What could we learn from watching 1 hour of footage recorded underwater with no people around?
This project puts GoPro cameras in front of individual coral heads for an hour with the goal of documenting any and everything caught on camera during filming. The footage alone doesn't tell us a ton, but over time we will get a really interesting picture of biodiversity as we analyze an hour of footage year after year after year. The Marshall Islands is filled with beautiful, vibrant corals streaming with fish. Will it always be so? This project will allow us to document population sizes, number of different organisms and species, as well as general behaviors we see. The videos will be posted here, as well as the infographics after we analyze the activity.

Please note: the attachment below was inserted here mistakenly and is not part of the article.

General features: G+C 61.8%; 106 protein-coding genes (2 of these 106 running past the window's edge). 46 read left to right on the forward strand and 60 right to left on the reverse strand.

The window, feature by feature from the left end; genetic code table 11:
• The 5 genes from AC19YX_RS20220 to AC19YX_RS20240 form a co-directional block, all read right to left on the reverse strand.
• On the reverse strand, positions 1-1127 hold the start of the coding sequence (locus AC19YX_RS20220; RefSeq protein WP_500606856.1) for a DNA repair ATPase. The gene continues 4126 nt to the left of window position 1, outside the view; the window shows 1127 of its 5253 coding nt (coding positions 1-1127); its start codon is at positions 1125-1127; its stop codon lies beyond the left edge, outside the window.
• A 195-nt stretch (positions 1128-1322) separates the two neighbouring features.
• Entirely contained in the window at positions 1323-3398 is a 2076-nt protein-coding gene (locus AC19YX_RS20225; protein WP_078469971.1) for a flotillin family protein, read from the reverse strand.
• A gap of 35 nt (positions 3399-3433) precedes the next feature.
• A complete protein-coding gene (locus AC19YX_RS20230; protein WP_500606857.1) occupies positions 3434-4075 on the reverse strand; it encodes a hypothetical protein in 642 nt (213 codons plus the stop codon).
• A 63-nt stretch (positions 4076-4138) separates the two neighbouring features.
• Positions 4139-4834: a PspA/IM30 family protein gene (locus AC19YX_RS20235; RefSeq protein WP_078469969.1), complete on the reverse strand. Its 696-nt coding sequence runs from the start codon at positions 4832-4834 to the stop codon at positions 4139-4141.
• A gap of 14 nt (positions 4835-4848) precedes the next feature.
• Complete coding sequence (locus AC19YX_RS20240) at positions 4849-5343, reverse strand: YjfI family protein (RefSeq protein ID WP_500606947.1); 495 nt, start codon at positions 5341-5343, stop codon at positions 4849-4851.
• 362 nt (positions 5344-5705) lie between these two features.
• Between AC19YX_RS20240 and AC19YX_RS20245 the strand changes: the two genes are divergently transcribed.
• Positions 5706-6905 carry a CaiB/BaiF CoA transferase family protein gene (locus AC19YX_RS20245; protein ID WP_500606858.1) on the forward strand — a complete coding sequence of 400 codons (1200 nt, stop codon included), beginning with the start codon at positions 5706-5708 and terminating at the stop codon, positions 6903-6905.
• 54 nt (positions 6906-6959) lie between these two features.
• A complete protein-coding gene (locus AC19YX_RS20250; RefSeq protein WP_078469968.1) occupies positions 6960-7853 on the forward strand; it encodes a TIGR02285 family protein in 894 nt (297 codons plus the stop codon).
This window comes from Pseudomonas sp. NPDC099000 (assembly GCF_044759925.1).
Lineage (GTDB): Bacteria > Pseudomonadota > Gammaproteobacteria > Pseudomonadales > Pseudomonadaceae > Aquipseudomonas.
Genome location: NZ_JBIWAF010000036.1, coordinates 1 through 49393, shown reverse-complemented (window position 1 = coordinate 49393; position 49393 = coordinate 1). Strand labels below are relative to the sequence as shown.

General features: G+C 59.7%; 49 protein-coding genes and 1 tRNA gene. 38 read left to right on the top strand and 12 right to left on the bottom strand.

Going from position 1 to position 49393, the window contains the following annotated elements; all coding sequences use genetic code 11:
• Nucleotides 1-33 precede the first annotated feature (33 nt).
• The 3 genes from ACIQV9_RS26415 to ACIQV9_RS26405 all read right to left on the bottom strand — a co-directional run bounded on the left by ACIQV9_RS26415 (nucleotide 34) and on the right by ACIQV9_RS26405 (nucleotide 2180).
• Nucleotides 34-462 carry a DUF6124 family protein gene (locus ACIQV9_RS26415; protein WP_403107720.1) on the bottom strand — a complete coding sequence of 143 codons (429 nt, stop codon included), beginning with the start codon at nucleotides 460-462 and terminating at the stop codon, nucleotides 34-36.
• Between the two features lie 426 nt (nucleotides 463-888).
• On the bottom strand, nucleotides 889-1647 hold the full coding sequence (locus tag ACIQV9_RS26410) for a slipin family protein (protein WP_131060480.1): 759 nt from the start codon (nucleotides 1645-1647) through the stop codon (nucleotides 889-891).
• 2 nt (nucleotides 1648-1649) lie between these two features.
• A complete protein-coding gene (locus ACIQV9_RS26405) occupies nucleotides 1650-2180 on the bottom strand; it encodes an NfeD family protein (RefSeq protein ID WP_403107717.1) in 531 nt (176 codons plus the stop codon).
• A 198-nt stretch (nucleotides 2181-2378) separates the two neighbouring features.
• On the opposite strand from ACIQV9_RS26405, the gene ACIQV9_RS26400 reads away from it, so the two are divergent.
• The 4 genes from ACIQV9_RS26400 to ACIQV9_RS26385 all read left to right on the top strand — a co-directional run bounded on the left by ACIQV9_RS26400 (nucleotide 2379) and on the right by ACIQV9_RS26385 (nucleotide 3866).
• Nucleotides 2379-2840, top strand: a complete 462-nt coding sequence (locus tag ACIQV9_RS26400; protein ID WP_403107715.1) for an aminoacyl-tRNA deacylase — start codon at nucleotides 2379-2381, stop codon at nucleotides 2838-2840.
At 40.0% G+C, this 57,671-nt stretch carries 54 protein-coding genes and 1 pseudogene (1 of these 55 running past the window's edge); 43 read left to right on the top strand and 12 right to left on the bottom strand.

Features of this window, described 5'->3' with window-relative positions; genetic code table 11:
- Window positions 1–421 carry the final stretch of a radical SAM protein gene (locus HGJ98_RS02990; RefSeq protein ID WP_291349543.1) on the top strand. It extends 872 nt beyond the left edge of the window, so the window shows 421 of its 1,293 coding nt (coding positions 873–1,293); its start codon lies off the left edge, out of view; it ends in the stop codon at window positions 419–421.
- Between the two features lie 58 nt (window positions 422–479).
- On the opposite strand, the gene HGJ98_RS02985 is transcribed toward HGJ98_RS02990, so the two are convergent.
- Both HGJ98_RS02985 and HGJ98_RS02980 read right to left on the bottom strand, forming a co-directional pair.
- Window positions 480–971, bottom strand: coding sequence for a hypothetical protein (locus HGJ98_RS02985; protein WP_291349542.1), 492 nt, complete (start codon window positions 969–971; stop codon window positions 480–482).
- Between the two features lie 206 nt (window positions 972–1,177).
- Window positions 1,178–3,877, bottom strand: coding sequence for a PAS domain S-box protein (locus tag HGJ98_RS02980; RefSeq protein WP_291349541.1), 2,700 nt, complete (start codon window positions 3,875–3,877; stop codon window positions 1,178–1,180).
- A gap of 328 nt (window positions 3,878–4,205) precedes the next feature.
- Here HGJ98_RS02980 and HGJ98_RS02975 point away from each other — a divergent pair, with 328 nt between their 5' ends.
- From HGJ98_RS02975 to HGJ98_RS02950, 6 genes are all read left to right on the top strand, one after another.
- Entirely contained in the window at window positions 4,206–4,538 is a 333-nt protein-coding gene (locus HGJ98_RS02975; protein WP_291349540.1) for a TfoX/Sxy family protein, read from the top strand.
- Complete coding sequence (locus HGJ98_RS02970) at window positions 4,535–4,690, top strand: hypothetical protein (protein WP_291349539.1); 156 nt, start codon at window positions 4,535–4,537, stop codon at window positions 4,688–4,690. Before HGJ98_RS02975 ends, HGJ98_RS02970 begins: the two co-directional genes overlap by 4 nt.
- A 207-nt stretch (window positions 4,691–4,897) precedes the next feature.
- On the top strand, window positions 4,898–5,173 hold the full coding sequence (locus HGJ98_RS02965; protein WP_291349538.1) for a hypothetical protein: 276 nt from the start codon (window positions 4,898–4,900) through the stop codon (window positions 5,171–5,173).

If you want to join, put a hidden camera on your own reef...or river...or tundra...or anywhere. Let's start documenting our world's biodiversity together.
Here are the results for the first site, known as Toblar:
Here are the results for the second location, known as Lorac:
Here are the results for the third spot, known as S.W.O.B.I.:
What did we find?
What species did we observe?
1. The most common fish was the blue blanquillo, also known as the blue damsel.
2. Next were the gold-lined sea bream, long-finned drummer, blunt-head wrasse, and speckled butterfly fish
3.Surgeon fish, peacock grouper, goat fish, trigger fish, and parrot fish made up the next largest species represented.
4. Appearances by a File Fish, Stick Fish, and Red Snapper, and a Sweet Lips were highlights in the study as well!